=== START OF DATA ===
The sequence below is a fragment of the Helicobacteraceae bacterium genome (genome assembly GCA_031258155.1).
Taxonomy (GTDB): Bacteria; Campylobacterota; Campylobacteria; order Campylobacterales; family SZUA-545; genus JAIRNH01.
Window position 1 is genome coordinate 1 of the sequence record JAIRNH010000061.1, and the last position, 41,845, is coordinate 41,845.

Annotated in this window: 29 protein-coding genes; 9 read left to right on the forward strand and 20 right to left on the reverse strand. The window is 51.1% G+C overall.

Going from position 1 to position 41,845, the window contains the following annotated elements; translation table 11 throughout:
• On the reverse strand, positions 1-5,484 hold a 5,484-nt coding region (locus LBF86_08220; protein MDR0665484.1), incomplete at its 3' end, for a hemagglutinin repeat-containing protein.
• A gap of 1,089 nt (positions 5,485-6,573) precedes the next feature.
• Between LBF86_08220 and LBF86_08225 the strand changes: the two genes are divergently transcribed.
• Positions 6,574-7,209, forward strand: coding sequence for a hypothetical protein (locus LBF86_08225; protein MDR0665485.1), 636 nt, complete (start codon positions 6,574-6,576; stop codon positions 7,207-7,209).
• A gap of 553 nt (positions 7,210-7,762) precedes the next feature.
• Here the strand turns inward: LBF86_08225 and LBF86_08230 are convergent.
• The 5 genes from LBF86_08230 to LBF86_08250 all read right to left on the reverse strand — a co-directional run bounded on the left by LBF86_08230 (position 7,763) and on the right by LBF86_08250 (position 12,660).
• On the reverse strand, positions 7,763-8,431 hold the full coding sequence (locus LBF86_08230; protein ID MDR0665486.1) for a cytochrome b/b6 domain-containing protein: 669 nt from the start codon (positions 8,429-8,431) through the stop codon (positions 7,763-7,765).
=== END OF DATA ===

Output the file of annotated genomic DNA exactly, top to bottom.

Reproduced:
The sequence below is a fragment of the Helicobacteraceae bacterium genome (genome assembly GCA_031258155.1).
Taxonomy (GTDB): Bacteria; Campylobacterota; Campylobacteria; order Campylobacterales; family SZUA-545; genus JAIRNH01.
Window position 1 is genome coordinate 1 of the sequence record JAIRNH010000061.1, and the last position, 41,845, is coordinate 41,845.

Annotated in this window: 29 protein-coding genes; 9 read left to right on the forward strand and 20 right to left on the reverse strand. The window is 51.1% G+C overall.

Going from position 1 to position 41,845, the window contains the following annotated elements; translation table 11 throughout:
• On the reverse strand, positions 1-5,484 hold a 5,484-nt coding region (locus LBF86_08220; protein MDR0665484.1), incomplete at its 3' end, for a hemagglutinin repeat-containing protein.
• A gap of 1,089 nt (positions 5,485-6,573) precedes the next feature.
• Between LBF86_08220 and LBF86_08225 the strand changes: the two genes are divergently transcribed.
• Positions 6,574-7,209, forward strand: coding sequence for a hypothetical protein (locus LBF86_08225; protein MDR0665485.1), 636 nt, complete (start codon positions 6,574-6,576; stop codon positions 7,207-7,209).
• A gap of 553 nt (positions 7,210-7,762) precedes the next feature.
• Here the strand turns inward: LBF86_08225 and LBF86_08230 are convergent.
• The 5 genes from LBF86_08230 to LBF86_08250 all read right to left on the reverse strand — a co-directional run bounded on the left by LBF86_08230 (position 7,763) and on the right by LBF86_08250 (position 12,660).
• On the reverse strand, positions 7,763-8,431 hold the full coding sequence (locus LBF86_08230; protein ID MDR0665486.1) for a cytochrome b/b6 domain-containing protein: 669 nt from the start codon (positions 8,429-8,431) through the stop codon (positions 7,763-7,765).